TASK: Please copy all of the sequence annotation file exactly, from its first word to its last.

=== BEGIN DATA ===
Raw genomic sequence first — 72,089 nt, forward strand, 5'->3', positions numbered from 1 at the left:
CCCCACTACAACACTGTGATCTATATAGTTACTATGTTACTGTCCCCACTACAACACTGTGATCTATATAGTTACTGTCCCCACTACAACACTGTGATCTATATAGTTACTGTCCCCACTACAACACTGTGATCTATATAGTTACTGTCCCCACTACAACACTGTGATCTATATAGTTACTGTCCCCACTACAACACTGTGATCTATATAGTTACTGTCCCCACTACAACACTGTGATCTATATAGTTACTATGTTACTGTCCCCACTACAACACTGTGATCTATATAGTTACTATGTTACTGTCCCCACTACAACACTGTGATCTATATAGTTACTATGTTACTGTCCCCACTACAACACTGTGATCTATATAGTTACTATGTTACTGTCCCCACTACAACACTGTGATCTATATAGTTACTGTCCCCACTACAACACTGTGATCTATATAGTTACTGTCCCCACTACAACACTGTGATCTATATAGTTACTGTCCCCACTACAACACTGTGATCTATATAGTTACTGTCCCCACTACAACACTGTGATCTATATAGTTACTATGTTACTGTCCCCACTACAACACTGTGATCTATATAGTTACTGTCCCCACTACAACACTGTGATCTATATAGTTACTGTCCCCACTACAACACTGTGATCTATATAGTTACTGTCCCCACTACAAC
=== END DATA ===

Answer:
Raw genomic sequence first — 72,089 nt, forward strand, 5'->3', positions numbered from 1 at the left:
CCCCACTACAACACTGTGATCTATATAGTTACTATGTTACTGTCCCCACTACAACACTGTGATCTATATAGTTACTGTCCCCACTACAACACTGTGATCTATATAGTTACTGTCCCCACTACAACACTGTGATCTATATAGTTACTGTCCCCACTACAACACTGTGATCTATATAGTTACTGTCCCCACTACAACACTGTGATCTATATAGTTACTGTCCCCACTACAACACTGTGATCTATATAGTTACTATGTTACTGTCCCCACTACAACACTGTGATCTATATAGTTACTATGTTACTGTCCCCACTACAACACTGTGATCTATATAGTTACTATGTTACTGTCCCCACTACAACACTGTGATCTATATAGTTACTATGTTACTGTCCCCACTACAACACTGTGATCTATATAGTTACTGTCCCCACTACAACACTGTGATCTATATAGTTACTGTCCCCACTACAACACTGTGATCTATATAGTTACTGTCCCCACTACAACACTGTGATCTATATAGTTACTGTCCCCACTACAACACTGTGATCTATATAGTTACTATGTTACTGTCCCCACTACAACACTGTGATCTATATAGTTACTGTCCCCACTACAACACTGTGATCTATATAGTTACTGTCCCCACTACAACACTGTGATCTATATAGTTACTGTCCCCACTACAAC